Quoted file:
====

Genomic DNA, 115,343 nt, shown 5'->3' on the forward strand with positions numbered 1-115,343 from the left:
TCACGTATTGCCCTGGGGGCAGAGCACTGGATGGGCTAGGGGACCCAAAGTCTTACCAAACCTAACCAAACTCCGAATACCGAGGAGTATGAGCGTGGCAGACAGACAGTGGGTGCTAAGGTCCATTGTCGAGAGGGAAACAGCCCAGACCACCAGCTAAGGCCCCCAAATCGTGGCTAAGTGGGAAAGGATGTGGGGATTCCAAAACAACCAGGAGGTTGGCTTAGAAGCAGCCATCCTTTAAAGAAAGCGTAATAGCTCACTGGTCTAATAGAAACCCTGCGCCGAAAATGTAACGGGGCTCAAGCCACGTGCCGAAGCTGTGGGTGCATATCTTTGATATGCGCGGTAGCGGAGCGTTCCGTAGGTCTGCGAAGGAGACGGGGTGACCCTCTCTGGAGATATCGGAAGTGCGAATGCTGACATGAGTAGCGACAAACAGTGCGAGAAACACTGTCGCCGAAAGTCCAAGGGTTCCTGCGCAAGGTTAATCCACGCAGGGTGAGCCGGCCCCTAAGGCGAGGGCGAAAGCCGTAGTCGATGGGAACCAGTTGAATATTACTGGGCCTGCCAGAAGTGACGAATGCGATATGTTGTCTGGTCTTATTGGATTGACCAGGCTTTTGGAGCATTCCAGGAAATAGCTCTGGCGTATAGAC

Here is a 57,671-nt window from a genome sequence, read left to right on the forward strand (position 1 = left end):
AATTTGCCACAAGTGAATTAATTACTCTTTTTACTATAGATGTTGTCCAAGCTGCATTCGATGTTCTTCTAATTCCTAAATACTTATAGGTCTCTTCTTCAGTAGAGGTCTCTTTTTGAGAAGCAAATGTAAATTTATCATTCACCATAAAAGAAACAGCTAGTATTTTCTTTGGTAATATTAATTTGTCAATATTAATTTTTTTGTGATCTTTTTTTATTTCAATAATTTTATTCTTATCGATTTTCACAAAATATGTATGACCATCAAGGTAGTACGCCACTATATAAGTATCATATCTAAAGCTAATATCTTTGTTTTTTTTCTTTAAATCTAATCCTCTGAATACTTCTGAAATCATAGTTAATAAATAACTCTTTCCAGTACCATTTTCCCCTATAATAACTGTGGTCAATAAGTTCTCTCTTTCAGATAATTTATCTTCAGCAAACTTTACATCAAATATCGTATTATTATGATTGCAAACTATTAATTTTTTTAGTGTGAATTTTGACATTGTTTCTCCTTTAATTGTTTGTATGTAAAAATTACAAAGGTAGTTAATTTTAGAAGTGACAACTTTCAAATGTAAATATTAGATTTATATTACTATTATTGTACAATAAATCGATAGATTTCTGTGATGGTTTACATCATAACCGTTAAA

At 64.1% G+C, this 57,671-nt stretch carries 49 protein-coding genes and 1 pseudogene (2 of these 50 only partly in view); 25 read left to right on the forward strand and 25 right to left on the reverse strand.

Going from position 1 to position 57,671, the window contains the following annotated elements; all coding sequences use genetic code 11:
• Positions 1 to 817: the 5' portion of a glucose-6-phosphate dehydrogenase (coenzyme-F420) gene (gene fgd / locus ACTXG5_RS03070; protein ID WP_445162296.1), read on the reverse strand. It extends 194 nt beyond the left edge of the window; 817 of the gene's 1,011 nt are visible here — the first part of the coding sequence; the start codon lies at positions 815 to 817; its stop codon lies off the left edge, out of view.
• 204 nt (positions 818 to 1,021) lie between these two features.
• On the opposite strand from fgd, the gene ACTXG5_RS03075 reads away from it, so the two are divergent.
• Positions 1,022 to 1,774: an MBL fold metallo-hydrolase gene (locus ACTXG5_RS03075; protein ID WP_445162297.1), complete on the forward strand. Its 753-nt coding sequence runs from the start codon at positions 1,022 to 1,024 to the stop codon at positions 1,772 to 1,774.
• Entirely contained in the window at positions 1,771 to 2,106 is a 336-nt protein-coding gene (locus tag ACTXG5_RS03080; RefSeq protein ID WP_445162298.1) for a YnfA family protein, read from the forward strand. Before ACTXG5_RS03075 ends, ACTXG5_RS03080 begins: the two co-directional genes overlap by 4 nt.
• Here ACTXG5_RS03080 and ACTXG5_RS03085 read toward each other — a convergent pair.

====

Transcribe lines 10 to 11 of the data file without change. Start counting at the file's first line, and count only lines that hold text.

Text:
• Positions 1,022 to 1,774: an MBL fold metallo-hydrolase gene (locus ACTXG5_RS03075; protein ID WP_445162297.1), complete on the forward strand. Its 753-nt coding sequence runs from the start codon at positions 1,022 to 1,024 to the stop codon at positions 1,772 to 1,774.
• Entirely contained in the window at positions 1,771 to 2,106 is a 336-nt protein-coding gene (locus tag ACTXG5_RS03080; RefSeq protein ID WP_445162298.1) for a YnfA family protein, read from the forward strand. Before ACTXG5_RS03075 ends, ACTXG5_RS03080 begins: the two co-directional genes overlap by 4 nt.